With monogenicity, everything is clear – these are the cases when the presence of one or two (depending on the type of inheritance) mutant copies of the gene definitely leads to the development of the disease. There are many examples of such diseases, but the Commission mentions only a few (probably hinting that they look like worthy candidates for editing): muscular dystrophy (probably referring to Duchenne dystrophy), beta-thalassemia, cystic fibrosis and neurodegenerative Tay-Sachs disease.

It is much more difficult to find out which disease is considered serious. The Commission recognizes that there is no single concept of a "serious" disease, and each regulatory authority in each country has to define it in its own way. Within the framework of this report, scientists understand a "serious" disease as one that "causes severe clinical manifestations and premature death."

In addition to the classic examples of genetic diseases mentioned above, the Commission proposes to include Huntington's disease (which, however, no one yet knows how to treat with CRISPR/Cas9), a hereditary form of early Alzheimer's disease and at least one type of cancer – familial adenomatous polyposis.

At the same time, the report specifically states that hypercholesterolemia (which He also tried to "treat" at one time, but his work was not accepted for publication) is not considered "serious" and belongs to category C, as well as hereditary deafness – a clear warning to Denis Rebrikov. For these diseases, according to the report, there is a treatment that levels the risk of premature death. "The decision of a particular country (and we can guess what kind of country it is, although it has not yet issued permission for editing to Rebrikov – N+1) on the issue of genome editing," the Commission writes, "in cases such as deafness, raises many complex issues that are beyond consideration of this report."

Rebrikov himself predictably disagrees with this approach.

"It's right to start with the most severe cases that exist," he argues in correspondence with N+1. – Of autosomal recessive (which manifest themselves when both genes are "broken" in a person, so two carriers cannot have a healthy child - N+1) monogenic diseases with a non–zero probability of the existence of families are dwarfism and hereditary hearing loss."

All other diseases, according to the scientist, are either much milder, or almost never allows people to live to puberty and start a family.

And indeed, according to the report, the average occurrence of families with the same mutation is 4-8 per ten billion (unless mutations for some reason have accumulated in a separate population, as happens, for example, with Tay–Sachs disease, which is more common in Ashkenazi Jews). In such a situation, it is not very clear how to recruit 10-20 families that the Commission requires as a sample for the first clinical trials of the new technology.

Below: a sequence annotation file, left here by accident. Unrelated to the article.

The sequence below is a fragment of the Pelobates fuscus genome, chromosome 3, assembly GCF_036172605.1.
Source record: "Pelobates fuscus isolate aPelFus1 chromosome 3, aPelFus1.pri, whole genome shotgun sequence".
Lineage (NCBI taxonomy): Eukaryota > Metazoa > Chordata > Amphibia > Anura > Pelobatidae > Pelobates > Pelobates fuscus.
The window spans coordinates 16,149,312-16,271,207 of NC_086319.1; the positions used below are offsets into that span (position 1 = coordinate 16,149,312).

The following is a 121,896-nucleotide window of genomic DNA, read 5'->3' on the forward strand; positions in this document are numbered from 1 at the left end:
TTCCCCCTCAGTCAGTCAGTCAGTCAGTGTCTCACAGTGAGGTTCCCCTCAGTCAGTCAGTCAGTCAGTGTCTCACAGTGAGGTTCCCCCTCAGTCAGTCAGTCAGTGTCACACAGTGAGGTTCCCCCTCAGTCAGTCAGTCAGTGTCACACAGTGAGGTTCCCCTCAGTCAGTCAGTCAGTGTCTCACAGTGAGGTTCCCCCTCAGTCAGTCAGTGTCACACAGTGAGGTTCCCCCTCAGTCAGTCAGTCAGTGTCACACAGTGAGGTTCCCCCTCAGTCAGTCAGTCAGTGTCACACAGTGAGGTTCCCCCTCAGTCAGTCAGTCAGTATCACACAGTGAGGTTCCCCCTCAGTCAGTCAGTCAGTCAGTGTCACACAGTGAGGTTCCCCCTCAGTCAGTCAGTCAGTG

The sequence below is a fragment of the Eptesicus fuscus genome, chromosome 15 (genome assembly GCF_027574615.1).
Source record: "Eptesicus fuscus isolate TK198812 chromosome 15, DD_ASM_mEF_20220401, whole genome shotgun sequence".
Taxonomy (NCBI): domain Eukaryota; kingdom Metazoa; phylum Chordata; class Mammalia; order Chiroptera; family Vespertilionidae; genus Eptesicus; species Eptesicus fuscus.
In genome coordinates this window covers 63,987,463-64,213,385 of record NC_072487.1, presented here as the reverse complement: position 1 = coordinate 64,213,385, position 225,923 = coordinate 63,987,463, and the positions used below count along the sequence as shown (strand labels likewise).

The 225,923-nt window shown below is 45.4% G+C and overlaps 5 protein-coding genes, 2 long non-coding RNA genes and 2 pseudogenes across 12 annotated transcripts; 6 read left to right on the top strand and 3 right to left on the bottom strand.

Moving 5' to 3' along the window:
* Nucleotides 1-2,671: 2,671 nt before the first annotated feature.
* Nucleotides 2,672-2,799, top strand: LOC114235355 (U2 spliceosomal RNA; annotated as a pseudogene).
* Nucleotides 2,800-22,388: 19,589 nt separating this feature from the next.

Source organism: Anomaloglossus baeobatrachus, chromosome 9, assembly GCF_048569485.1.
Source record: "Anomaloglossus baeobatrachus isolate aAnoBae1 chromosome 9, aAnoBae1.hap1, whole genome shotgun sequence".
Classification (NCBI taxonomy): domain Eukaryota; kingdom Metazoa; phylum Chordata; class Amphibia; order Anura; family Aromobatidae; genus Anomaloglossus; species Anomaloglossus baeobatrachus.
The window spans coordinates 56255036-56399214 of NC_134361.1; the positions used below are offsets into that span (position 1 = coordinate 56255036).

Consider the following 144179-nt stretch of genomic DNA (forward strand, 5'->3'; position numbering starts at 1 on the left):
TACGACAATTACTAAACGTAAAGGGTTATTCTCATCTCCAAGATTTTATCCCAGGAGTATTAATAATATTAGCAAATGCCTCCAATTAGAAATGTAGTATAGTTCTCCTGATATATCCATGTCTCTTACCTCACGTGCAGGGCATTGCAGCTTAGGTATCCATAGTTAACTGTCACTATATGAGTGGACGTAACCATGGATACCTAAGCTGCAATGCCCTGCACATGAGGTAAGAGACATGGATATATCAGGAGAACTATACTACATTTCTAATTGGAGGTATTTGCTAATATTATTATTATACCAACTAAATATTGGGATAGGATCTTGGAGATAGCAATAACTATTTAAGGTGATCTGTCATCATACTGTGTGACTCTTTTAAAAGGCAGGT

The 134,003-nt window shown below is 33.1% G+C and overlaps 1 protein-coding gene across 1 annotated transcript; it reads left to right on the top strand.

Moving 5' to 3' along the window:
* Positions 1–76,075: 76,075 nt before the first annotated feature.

In addition, among the examples that appear in the report, almost no disease exists in families. Carriers of the Tay-Sachs syndrome usually die as children, Duchenne myodystrophy – as teenagers. People with cystic fibrosis in developed countries live to reproductive age and even give birth to children, but reports of such families are extremely rare. There remains only beta-thalassemia, which in a mild form allows you to live a full life – and in this case, the severity of this disease can be compared with deafness.

Needless to say, the more exotic applications of genetic editing – groups D, E and F – did not deserve even a detailed discussion in the report. The Commission does not rule out that one day they will become possible, but admits that it has not figured out how it could be regulated in principle.

The exception is group F, for which scientists have proposed a possible solution – to edit individual germ cells (gametes). Theoretically, they can be grown from the stem cells of a particular patient – which means they can be obtained in large quantities, carefully check the safety of editing and not be afraid of mosaicism in the bud. But this way does not solve all the problems. To test the effectiveness and safety of such editing, Rebrikov believes, you will still have to create and grow an embryo, "and this again turns out to be editing an embryo."

A dead end or a crossroads

Trying to get away from the continuous scale on which everyone defines their place in their own way, the Commission drew a new scale with its report. There is no longer room for "improvements" in human nature and innate protection against HIV, but there is a lot of room for discussion about the severity of the damage and the degree of "severity" of each specific disease for which a key gene has been found or has already been found. And if the recommendations remain in the same form as they are now, the final decision in each case will remain with the countries' own regulatory authorities.

However, everything can still change, since this report is only the position that the scientific community declares and the advice that it addresses to WHO. At the next stage, it will have to accept, reject or finalize these lists. So far, WHO representatives are silent and do not comment on the report in any way. The Organization has its own Commission, which will deal with international regulation, but according to its website, it is still busy creating a database of clinical trials using genome editing technologies.

Denis Rebrikov is pessimistic and believes that WHO "will try to ban everything." But anyway, while there is no final ban on genetic editing, any use of it is theoretically possible – if only to present a specific gene variant and prove that its presence exposes a person to a sufficiently "serious" risk.